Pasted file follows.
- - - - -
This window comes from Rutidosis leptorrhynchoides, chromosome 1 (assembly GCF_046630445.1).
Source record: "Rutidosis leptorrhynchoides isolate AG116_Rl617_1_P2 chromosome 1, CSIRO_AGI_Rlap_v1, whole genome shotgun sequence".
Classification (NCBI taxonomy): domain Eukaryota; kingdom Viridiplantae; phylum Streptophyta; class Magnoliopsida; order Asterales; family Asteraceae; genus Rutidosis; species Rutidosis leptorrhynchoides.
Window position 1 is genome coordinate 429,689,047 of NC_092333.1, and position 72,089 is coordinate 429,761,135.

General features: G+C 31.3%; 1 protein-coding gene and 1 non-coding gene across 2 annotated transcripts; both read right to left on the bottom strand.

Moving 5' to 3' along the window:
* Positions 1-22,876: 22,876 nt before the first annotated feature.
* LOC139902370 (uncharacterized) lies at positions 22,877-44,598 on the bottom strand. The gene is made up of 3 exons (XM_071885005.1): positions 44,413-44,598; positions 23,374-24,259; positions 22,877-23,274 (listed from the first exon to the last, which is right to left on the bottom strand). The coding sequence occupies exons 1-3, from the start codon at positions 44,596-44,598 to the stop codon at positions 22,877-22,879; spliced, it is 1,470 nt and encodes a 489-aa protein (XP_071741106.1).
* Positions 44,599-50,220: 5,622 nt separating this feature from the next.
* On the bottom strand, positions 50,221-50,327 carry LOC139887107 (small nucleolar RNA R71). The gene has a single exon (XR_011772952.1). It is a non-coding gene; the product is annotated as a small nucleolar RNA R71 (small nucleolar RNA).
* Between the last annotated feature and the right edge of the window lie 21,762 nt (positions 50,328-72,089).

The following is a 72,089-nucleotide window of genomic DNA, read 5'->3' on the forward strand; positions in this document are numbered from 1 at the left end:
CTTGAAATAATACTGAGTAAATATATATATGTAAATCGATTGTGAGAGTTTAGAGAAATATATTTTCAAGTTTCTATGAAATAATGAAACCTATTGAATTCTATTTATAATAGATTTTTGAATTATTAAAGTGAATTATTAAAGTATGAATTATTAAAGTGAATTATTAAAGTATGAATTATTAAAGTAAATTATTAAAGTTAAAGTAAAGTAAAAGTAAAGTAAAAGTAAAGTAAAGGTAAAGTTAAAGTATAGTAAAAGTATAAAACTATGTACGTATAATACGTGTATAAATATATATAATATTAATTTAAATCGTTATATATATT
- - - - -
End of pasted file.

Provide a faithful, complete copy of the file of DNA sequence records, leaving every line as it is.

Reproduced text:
This window comes from Rutidosis leptorrhynchoides, chromosome 1 (assembly GCF_046630445.1).
Source record: "Rutidosis leptorrhynchoides isolate AG116_Rl617_1_P2 chromosome 1, CSIRO_AGI_Rlap_v1, whole genome shotgun sequence".
Classification (NCBI taxonomy): domain Eukaryota; kingdom Viridiplantae; phylum Streptophyta; class Magnoliopsida; order Asterales; family Asteraceae; genus Rutidosis; species Rutidosis leptorrhynchoides.
Window position 1 is genome coordinate 429,689,047 of NC_092333.1, and position 72,089 is coordinate 429,761,135.

General features: G+C 31.3%; 1 protein-coding gene and 1 non-coding gene across 2 annotated transcripts; both read right to left on the bottom strand.

Moving 5' to 3' along the window:
* Positions 1-22,876: 22,876 nt before the first annotated feature.
* LOC139902370 (uncharacterized) lies at positions 22,877-44,598 on the bottom strand. The gene is made up of 3 exons (XM_071885005.1): positions 44,413-44,598; positions 23,374-24,259; positions 22,877-23,274 (listed from the first exon to the last, which is right to left on the bottom strand). The coding sequence occupies exons 1-3, from the start codon at positions 44,596-44,598 to the stop codon at positions 22,877-22,879; spliced, it is 1,470 nt and encodes a 489-aa protein (XP_071741106.1).
* Positions 44,599-50,220: 5,622 nt separating this feature from the next.
* On the bottom strand, positions 50,221-50,327 carry LOC139887107 (small nucleolar RNA R71). The gene has a single exon (XR_011772952.1). It is a non-coding gene; the product is annotated as a small nucleolar RNA R71 (small nucleolar RNA).
* Between the last annotated feature and the right edge of the window lie 21,762 nt (positions 50,328-72,089).

The following is a 72,089-nucleotide window of genomic DNA, read 5'->3' on the forward strand; positions in this document are numbered from 1 at the left end:
CTTGAAATAATACTGAGTAAATATATATATGTAAATCGATTGTGAGAGTTTAGAGAAATATATTTTCAAGTTTCTATGAAATAATGAAACCTATTGAATTCTATTTATAATAGATTTTTGAATTATTAAAGTGAATTATTAAAGTATGAATTATTAAAGTGAATTATTAAAGTATGAATTATTAAAGTAAATTATTAAAGTTAAAGTAAAGTAAAAGTAAAGTAAAAGTAAAGTAAAGGTAAAGTTAAAGTATAGTAAAAGTATAAAACTATGTACGTATAATACGTGTATAAATATATATAATATTAATTTAAATCGTTATATATATT